“The day of transplant is sort of like conception day for the new immune system,” Weinberg explains, adding that normal immune-system development in utero takes approximately six months.

To begin treatment, Isabella’s physicians used immune-suppressing drugs to bring her rogue T cells under control. Then, they waited for her to grow old enough to receive the chemotherapy drugs that “condition” the patient’s bone marrow before a stem cell transplant. The chemotherapy conditioning has two goals: It creates physical space in the bone marrow for donor stem cells, and it suppresses the patient’s immune function to prevent rejection of the new cells.

“Babies handle the drugs differently than older children or adults, so the doses have to be monitored very carefully,” Weinberg says, noting that the drugs, which were designed for cancer treatment, carry some risk of organ damage in infants. To reduce the risk, Isabella’s chemotherapy was delayed until she was 16 weeks old, and the drug regimen was modified to take her vulnerable age into account.

The conditioning drugs are unnecessarily harsh for infants with SCID, Weinberg notes, but doctors lack other treatment options. Weinberg and his research colleagues are conducting two clinical trials to test gentler alternatives.

One trial for genetic diseases, begun several months after Isabella received her conditioning, uses non-cancer drugs to reduce the doses of cancer drugs. A second trial, funded by a $20 million grant from the California Institute for Regenerative Medicine to Judith Shizuru, MD, PhD, an associate professor of medicine, will substitute antibodies for conditioning drugs. The antibodies recognize a molecular marker on the surface of blood-forming stem cells and tag the cells for destruction. After a waiting period to allow all the antibodies to be cleared from the body, patients will receive infusions of highly purified donor stem cells, rather than the unpurified infusions of both blood and bone marrow now used. Shizuru has found that the method works in a mouse model of SCID and has few side effects. Her team plans to begin enrolling children in the human study in the winter of 2014.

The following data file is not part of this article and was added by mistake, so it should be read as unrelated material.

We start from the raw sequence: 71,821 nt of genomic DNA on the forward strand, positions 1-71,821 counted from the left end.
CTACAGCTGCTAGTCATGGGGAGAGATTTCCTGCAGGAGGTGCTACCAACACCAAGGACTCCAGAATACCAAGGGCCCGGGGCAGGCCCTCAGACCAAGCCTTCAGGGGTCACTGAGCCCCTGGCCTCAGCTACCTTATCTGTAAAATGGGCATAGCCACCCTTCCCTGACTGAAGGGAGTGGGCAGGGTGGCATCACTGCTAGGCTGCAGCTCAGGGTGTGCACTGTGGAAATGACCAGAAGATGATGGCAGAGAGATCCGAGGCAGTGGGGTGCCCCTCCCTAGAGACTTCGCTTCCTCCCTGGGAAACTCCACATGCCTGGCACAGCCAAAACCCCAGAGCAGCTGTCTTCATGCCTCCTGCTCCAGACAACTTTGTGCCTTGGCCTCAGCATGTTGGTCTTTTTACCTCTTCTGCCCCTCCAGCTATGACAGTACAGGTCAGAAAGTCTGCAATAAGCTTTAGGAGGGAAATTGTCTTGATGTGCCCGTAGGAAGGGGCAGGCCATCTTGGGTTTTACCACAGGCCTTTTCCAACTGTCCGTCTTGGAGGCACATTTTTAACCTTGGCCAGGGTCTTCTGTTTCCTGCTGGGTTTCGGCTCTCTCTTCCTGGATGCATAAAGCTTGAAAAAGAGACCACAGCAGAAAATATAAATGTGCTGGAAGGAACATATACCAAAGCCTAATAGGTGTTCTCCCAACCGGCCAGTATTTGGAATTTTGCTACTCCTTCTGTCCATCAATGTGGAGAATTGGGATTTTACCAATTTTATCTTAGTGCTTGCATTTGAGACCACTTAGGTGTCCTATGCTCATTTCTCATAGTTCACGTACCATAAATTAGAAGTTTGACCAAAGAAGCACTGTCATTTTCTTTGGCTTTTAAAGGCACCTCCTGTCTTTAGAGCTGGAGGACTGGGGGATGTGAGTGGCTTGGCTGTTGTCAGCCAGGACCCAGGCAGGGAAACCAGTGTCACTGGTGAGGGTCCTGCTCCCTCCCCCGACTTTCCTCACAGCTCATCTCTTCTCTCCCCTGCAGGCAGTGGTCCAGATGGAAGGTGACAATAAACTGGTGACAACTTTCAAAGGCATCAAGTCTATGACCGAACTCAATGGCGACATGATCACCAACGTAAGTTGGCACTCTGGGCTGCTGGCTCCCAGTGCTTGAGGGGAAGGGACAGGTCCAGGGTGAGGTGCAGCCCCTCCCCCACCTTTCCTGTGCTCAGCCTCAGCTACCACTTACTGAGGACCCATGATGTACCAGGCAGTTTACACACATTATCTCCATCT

A third study that will launch at Stanford and Packard Children’s later this year is intended to speed the stem-cell transplant process after conditioning is complete. “We’re supplementing stem cells with cells that are like teenage lymphocytes — not fully grown but not newborns, either,” Weinberg says. He and Janice Brown, MD, associate professor of medicine, have found that giving these cells, called common lymphoid progenitor cells, to mice undergoing transplant quickly restores their immune systems and protects them from early infections. The new study will test the cells in children with leukemia. If the cells safely speed transplants in that context, they may later be added to the treatment regimens of infants with SCID.

Another approach being developed at Stanford will use stem cells from patients’ own bone marrow. Matthew Porteus, MD, associate professor of pediatrics and another of Isabella’s stem cell transplant doctors, wants to correct the SCID-causing genetic mutations in the stem cells. These “corrected” cells could be transplanted without concern for rejection. Porteus recently received a National Institutes of Health grant to develop this approach for SCID’s two most common forms.

Most of the nascent science, promising as it is, came too late to help Isabella. Nevertheless, she received her first infusion of stem cells — supplied by an anonymous donor — on April 18, 2011.

Then came the most difficult and uncertain part of Isabella’s treatment: waiting. Throughout much of 2011, Isabella’s physicians monitored her T cell counts while McFall and Messina waited for good news. The hospital routine no longer seemed foreign — they were used to the gloves, gowns, booties and masks; used to washing their hands over and over; used to spending a little time each day with their face masks off so that Isabella could see their mouths moving as they spoke, an important sensory input for language development; used to the regular parade of doctors and nurses through Isabella’s room; used to the fact that, for now, pictures and videos of the outside world had to be substituted for Isabella’s ability to experience it directly.

And they were heartened by their baby’s cheerfulness — she grinned and gurgled at them like any other infant, and her development progressed on close to a typical schedule. They dressed her up in adorable outfits for holidays and showed her off to her caregivers. When he visited the family, Weinberg took joy in seeing how both parents doted on Isabella, commenting especially on Messina’s close bond with the baby. “When he looks at her, if it was a cartoon, there would be a big balloon saying ‘Love!’ overhead,” Weinberg says. “It’s how every child dreams of being seen by their parent.”